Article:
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Wyoming & Colorado Primaries Prove They Don’t Give a F*ck About Your Vote


Get out and vote! If you don’t vote you can’t complain!


Clinton Wins Wyoming…Kind Of


In Wyoming people did vote and they’re complaining. Bernie Sanders won again Saturday — and still lost.

Sanders took Wyoming by an amazing 12 percentage-point margin in statewide caucuses, beating Hillary Clinton 56-44 percent.


But under the Democratic Party’s insane delegate system, Sanders’ winning streak — he has won seven out of the past eight contests — counts for little.


In fact, despite his win, he splits Wyoming’s 14 pledged delegates 7 to 7.


If you add in the state’s four superdelegates, who already pledged their allegiance to Clinton in January, Hillary managed to get a 11-7 lead over Bernie even though she lost.


Of the 500 superdelegates who have announced whom they’re supporting, 469 say they’re for Clinton.

Even the liberal establishment cesspool that is MSNBC pointed out the absurdity.


On Morning Joe Monday, co-hosts Joe Scarborough and Mika Brzezinski were exasperated by just how rigged the Democratic primary system must be for Vermont Sanders to have won 8 or the last 9 primaries and still fallen further back in the overall delegate count.


“Bernie Sanders won Wyoming by 12 percent, but he might not even pick up a single delegate. Hillary Clinton was awarded 11 delegates, Bernie Sanders only seven,” Scarborough said. “Why does the Democratic Party even have voting booths? This system is so rigged.”


“The party sends its activists out and [sends] people chattering on TV and chattering on talk radio about voter disenfranchisement,” Scarborough added. “This same party tells voters to ‘Go to Hell!’ when they select somebody by 12 percentage points and end up letting the other candidate, who lost by 12 percentage points, win the most delegates. That — by definition — is voter disenfranchisement!”


The Curious Case of Colorado


Without a single vote being cast by Republican voters in Colorado, Ted Cruz won 21 delegates from the state’s seven congressional assemblies and 13 delegates at the state convention on Saturday April 9th, 2016.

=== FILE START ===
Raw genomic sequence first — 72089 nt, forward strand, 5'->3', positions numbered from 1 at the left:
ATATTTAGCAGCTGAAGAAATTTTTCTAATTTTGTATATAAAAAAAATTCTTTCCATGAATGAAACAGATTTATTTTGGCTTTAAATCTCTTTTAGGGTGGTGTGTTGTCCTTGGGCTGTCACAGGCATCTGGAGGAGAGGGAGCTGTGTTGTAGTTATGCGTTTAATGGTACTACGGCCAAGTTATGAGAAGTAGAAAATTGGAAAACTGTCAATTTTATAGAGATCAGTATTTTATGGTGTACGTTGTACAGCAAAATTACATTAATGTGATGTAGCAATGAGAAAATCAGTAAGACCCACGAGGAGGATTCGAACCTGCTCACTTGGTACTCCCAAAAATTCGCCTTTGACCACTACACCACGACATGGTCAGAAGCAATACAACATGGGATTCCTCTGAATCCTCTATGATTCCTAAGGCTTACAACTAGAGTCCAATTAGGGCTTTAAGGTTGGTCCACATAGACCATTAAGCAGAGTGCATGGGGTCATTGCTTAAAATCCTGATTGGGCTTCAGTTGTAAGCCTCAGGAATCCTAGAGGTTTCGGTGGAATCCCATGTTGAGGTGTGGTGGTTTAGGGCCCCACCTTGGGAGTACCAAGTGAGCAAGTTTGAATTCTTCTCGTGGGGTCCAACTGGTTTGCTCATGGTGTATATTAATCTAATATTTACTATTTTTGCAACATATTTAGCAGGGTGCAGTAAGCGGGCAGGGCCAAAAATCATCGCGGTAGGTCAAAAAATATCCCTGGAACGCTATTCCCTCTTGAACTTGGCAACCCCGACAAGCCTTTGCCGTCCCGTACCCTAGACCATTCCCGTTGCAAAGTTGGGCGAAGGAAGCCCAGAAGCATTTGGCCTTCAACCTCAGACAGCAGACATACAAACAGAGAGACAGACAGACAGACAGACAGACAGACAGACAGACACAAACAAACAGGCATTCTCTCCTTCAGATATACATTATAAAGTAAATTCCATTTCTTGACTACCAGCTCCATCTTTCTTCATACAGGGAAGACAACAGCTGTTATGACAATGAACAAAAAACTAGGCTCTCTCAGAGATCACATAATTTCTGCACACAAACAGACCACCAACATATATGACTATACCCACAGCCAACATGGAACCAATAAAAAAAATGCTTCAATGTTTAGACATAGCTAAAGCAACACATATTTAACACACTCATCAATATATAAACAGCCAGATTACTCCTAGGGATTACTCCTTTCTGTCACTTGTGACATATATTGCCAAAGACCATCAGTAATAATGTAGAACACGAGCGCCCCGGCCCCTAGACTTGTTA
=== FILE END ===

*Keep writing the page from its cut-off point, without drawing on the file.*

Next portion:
While the Colorado GOP establishment changed the primary process in August 2015 – the opposition to Trump delegates has supporters of the businessman up in arms.


How is this possible?


According to an article by the Denver Post back in August: “Colorado will not vote for a Republican Candidate at its 2016 caucus…The GOP executive committee has vote to cancel the traditional presidential preference poll after the national party changed its rules to require a state’s delegates to support the candidates who wins the caucus vote.”


The GOP delegates decided that democracy is too important to be left up to the voters, and proved that with a tweet.



Why your vote doesn’t matter, and never will


“The people who cast the votes don’t decide an election, the people who count the votes do.”

Joseph Stalin


“Political power comes out of the barrel of a gun.”

Mao Zedong


“If voting made any difference they wouldn’t let us do it.”

Mark Twain


Mark was completely correct, which is why they didn’t let people vote in Colorado; moreover, the assumption that your vote ever mattered is a lie.


A 2014 study, headed by the political scientists Martin Gilens, of Princeton, and Benjamin Page, of Northwestern, demonstrated what most Americans already know – interest groups take precedent over everything.

“Our analyses suggest that majorities of the American public actually have little influence over the policies our government adopts,” Gilens and Page write:

Americans do enjoy many features central to democratic governance, such as regular elections, freedom of speech and association, and a widespread (if still contested) franchise. But we believe that if policymaking is dominated by powerful business organizations and a small number of affluent Americans, then America’s claims to being a democratic society are seriously threatened.

In their conclusion, Gilens and Page go even further, asserting that “In the United States, our findings indicate, the majority does not rule—at least not in the causal sense of actually determining policy outcomes. When a majority of citizens disagrees with economic elites and/or with organized interests, they generally lose. Moreover … even when fairly large majorities of Americans favor policy change, they generally do not get it.”

Why this will always be the case

None of this is a shock, of course. It is simply the natural result of any system which is given monopolistic and coercive power over an area—in enough time, every government becomes completely tyrannical. The political jargon is different depending on the time and the area, but the tactics are nearly always the same.


Convince people that they need you, and that without you they would be lost. Convince them that they need to be controlled, and that without the use of violence by them then the enemy they create will take over. Then when you’ve gathered up enough power, take the wealth of the nation for yourself and divide it out to the people who were running the show in the first place. This belief system, that we need to be coercively controlled by a monopoly, is known as statism.


Statism views humans as helpless, incompetent, and bumbling creatures who need to be ruled by an elite class with unfounded claims of superiority, wisdom, and divine power.  Until people wake up to the fact that statism is man’s greatest enemy, we will never be free.


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